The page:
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Journey with Taliban shows militants' resilience

Ishtiaq Mahsud / AP

Masked Pakistani Taliban militants take part in a training session in an area of Pakistan's tribal South Waziristan region along the Afghan border. Associated Press reporter, photographer and videographer Ishtiaq Mahsud spent six days with fighters from the Pakistani Taliban close to the Afghan border. His account of their travels through South Waziristan offers a glimpse into an area that the Pakistani military claimed had been brought under control following an army offensive two years ago.

Ishtiaq Mahsud, AP, writes:

SOUTH WAZIRISTAN, Pakistan — For 15 hours, we walked with Taliban fighters through territory supposedly controlled by the Pakistani army and frequently pounded by U.S. drone strikes. Avoiding roads and towns, we easily evaded soldiers and were shown recruits drilling with weapons, militant positions and — from a distance — a compound used by foreign fighters.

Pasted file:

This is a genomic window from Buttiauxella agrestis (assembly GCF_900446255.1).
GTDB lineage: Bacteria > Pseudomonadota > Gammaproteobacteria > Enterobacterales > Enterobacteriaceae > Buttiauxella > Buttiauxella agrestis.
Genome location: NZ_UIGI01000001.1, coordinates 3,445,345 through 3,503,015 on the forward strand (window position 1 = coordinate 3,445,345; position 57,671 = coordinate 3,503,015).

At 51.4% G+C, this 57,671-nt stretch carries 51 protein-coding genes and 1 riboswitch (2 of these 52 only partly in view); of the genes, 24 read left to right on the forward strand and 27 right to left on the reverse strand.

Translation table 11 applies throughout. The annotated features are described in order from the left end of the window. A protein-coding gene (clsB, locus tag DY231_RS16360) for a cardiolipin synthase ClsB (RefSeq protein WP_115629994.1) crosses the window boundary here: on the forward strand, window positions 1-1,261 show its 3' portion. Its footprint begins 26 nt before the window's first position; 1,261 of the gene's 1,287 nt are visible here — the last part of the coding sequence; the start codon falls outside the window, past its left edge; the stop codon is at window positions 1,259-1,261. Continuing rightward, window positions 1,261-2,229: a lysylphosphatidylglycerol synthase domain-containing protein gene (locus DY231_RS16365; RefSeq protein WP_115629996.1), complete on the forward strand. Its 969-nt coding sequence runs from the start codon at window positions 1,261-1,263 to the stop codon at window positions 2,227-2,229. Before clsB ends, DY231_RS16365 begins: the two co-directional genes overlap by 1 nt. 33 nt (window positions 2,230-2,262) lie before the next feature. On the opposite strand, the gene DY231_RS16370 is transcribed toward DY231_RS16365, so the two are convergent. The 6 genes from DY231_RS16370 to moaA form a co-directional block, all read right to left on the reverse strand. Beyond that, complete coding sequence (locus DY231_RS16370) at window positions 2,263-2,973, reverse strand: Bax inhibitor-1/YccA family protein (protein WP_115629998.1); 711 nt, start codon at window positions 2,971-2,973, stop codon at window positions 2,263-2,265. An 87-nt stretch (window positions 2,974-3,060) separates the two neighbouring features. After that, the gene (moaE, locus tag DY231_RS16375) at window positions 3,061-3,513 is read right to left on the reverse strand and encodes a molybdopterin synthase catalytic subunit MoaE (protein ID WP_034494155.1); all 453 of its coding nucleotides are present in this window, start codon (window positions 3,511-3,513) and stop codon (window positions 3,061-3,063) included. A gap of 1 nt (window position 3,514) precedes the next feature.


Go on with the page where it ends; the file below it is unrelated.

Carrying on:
The rare trip to South Waziristan revealed the resilience of militants in the northwestern tribal areas, some of whom are also battling American soldiers across the frontier in Afghanistan. It also demonstrated that the insurgents, who once ruled much of South Waziristan from permanent bases with many hundreds of fighters, are now largely a guerrilla force there. Continue reading.

Ishtiaq Mahsud / AP

Masked Pakistani Taliban militants take part in a training session in an area of Pakistan's tribal South Waziristan region along the Afghan border.

Ishtiaq Mahsud / AP

Masked Pakistani Taliban militants take part in a training session in an area of Pakistan's tribal South Waziristan region along the Afghan border.